My dad tried to get my brother and I into tabletop RPGs via D&D back when we were in elementary school but it didn't stick. We enjoyed it but things fell apart quickly. I didn't start playing again, though I played computer rpgs avidly, until D&D 4th edition came out and I started listening to the Penny Arcade actual play podcasts. I had just moved to Korea and felt a bit disconnected so I looked for a group online, found one and started playing. I started GMing pretty quickly with Cthulhutech and quickly started moving through tons of rpgs that caught my interest, fascinated me and eventually started designing my own games - games like With Great Power, Burning Wheel, Spirit of the Century and many others were all both fascinating to read and amazing to play.

Do you play them regularly?

I still play games regularly, yes. The other guys I game with most regularly are into D&D so we have been playing a lot of Adventurer Conqueror King and Pathfinder in particular but I there has been talk of 13th Age, D&D Next playtests, Dungeon Crawl Classics and Numenera in the future.


What inspired you to use this particular method to teach Korean?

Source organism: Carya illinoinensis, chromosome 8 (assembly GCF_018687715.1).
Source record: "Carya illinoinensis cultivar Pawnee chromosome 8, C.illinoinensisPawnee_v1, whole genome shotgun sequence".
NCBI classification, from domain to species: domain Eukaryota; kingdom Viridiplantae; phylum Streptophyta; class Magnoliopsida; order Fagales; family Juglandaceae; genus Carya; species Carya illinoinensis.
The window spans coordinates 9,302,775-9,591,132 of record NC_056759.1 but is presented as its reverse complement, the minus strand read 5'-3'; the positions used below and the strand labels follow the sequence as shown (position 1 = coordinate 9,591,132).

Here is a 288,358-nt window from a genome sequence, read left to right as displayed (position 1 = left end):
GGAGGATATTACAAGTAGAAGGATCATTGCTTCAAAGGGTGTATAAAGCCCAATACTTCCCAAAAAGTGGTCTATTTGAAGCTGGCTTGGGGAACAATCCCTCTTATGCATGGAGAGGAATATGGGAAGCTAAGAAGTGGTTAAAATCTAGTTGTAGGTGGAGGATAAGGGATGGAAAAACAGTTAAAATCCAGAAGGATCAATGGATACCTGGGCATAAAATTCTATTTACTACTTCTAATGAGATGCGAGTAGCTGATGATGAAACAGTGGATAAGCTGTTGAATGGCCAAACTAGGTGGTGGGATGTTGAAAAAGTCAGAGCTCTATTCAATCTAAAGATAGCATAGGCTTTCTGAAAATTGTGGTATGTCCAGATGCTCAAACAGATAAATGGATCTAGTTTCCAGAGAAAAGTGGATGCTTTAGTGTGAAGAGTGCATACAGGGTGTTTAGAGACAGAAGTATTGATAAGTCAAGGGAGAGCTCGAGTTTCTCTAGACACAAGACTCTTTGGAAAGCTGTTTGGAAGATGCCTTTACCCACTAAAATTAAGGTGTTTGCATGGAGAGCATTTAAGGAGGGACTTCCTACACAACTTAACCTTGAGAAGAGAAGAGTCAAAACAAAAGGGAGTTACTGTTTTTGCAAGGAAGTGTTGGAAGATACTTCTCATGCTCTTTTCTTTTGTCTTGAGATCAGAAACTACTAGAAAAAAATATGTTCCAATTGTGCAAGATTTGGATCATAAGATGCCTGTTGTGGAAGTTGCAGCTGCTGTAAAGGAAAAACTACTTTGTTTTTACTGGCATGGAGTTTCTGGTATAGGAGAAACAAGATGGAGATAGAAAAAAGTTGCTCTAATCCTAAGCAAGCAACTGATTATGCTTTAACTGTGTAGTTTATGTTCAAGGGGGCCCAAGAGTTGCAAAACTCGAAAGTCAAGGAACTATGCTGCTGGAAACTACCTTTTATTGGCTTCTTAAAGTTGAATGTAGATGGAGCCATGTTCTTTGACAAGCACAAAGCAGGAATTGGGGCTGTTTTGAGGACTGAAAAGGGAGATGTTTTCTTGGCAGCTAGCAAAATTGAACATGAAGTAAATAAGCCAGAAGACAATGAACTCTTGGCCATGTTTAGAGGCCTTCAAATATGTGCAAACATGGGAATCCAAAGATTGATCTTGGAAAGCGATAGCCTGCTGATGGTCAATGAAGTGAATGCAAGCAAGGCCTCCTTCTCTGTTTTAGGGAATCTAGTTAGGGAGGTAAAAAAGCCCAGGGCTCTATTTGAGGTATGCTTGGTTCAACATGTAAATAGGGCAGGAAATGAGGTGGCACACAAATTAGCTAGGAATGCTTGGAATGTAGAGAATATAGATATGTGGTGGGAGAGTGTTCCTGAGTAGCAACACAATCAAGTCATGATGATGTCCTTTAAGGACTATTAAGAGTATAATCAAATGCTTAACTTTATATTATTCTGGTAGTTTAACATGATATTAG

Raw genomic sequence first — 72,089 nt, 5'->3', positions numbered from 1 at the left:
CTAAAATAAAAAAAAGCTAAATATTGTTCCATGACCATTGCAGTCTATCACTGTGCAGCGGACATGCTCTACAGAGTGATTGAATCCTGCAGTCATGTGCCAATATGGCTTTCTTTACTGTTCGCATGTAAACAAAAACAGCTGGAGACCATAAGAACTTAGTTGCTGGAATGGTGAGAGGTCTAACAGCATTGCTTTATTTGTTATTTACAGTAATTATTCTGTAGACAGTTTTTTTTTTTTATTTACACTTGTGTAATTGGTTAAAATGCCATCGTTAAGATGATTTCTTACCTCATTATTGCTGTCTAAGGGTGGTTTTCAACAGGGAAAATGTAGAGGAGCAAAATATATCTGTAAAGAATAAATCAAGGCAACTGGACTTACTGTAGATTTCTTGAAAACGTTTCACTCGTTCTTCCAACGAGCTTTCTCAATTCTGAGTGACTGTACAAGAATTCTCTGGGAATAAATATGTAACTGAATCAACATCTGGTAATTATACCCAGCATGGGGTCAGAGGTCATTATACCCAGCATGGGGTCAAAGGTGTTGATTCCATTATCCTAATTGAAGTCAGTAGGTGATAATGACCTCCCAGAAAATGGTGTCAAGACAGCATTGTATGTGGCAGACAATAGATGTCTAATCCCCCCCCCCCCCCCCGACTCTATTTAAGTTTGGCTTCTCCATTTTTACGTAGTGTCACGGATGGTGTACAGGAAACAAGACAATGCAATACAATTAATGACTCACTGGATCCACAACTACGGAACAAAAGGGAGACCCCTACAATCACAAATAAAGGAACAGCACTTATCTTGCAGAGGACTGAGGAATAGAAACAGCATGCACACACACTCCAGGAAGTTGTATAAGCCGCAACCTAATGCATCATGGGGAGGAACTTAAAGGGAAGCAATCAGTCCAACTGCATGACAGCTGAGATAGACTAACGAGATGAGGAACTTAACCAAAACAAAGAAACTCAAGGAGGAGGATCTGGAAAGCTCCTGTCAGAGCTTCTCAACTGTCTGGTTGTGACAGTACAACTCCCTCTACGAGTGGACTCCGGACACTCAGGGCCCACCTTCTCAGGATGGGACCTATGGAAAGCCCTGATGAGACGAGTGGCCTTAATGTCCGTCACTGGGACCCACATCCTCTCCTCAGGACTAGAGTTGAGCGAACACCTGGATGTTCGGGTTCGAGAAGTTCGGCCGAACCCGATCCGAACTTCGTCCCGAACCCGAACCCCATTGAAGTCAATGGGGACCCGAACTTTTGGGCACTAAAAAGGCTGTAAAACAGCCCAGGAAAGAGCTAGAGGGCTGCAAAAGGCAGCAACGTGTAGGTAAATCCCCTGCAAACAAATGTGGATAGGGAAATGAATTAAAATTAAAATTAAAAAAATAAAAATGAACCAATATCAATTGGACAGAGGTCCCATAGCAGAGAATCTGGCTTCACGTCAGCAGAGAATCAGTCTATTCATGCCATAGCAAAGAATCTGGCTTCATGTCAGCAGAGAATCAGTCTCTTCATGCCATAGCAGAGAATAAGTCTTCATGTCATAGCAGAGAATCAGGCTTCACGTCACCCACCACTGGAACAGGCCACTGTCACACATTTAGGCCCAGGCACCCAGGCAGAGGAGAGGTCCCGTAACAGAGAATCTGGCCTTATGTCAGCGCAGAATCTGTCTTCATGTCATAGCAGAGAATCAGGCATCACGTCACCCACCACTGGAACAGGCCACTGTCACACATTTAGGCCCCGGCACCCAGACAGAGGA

The main thing that I really wanted to do was emulate or abstract magic in a more fun and engaging way. I am a huge fan of books like A Wizard of Earthsea, The Dresden Files, Harry Potter and The Magicians and almost all books that have magic in them - especially ones that take us through the process of learning magic - deal with the vocal component of magic and how closely it ties into language and speech but no RPG games that I know of have a vocal component. Since I wanted that language component it seemed natural to me to tie it to an actual language (rather than making up an entirely new one). I wanted to know what was behind magic and understand it and I think, in particular, Korean is a good fit for this. Not only does learning the writing system, Hangeul, take about 15 minutes and is completely phonetic but it's also totally different from English and even any other language. It looks different, sounds different and so buy-in to it being a basis for magic is pretty high. The fact that the language is so easy to learn but so hard to master makes it a perfect system for magic in my opinion.